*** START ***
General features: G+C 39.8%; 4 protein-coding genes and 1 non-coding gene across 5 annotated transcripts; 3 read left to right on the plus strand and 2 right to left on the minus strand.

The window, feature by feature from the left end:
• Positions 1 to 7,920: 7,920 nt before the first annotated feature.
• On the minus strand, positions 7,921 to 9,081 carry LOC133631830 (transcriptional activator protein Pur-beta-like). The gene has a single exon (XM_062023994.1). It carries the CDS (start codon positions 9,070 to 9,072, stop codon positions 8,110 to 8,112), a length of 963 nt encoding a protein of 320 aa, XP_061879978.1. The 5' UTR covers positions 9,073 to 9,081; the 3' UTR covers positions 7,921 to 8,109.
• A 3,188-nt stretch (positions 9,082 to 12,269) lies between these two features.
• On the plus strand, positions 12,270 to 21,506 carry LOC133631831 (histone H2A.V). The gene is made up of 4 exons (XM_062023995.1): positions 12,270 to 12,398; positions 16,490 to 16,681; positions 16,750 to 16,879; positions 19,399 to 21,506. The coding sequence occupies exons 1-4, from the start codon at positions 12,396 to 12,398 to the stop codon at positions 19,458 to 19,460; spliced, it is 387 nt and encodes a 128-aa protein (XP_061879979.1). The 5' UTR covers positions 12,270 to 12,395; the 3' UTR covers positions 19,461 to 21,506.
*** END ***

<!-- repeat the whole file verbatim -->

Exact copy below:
General features: G+C 39.8%; 4 protein-coding genes and 1 non-coding gene across 5 annotated transcripts; 3 read left to right on the plus strand and 2 right to left on the minus strand.

The window, feature by feature from the left end:
• Positions 1 to 7,920: 7,920 nt before the first annotated feature.
• On the minus strand, positions 7,921 to 9,081 carry LOC133631830 (transcriptional activator protein Pur-beta-like). The gene has a single exon (XM_062023994.1). It carries the CDS (start codon positions 9,070 to 9,072, stop codon positions 8,110 to 8,112), a length of 963 nt encoding a protein of 320 aa, XP_061879978.1. The 5' UTR covers positions 9,073 to 9,081; the 3' UTR covers positions 7,921 to 8,109.
• A 3,188-nt stretch (positions 9,082 to 12,269) lies between these two features.
• On the plus strand, positions 12,270 to 21,506 carry LOC133631831 (histone H2A.V). The gene is made up of 4 exons (XM_062023995.1): positions 12,270 to 12,398; positions 16,490 to 16,681; positions 16,750 to 16,879; positions 19,399 to 21,506. The coding sequence occupies exons 1-4, from the start codon at positions 12,396 to 12,398 to the stop codon at positions 19,458 to 19,460; spliced, it is 387 nt and encodes a 128-aa protein (XP_061879979.1). The 5' UTR covers positions 12,270 to 12,395; the 3' UTR covers positions 19,461 to 21,506.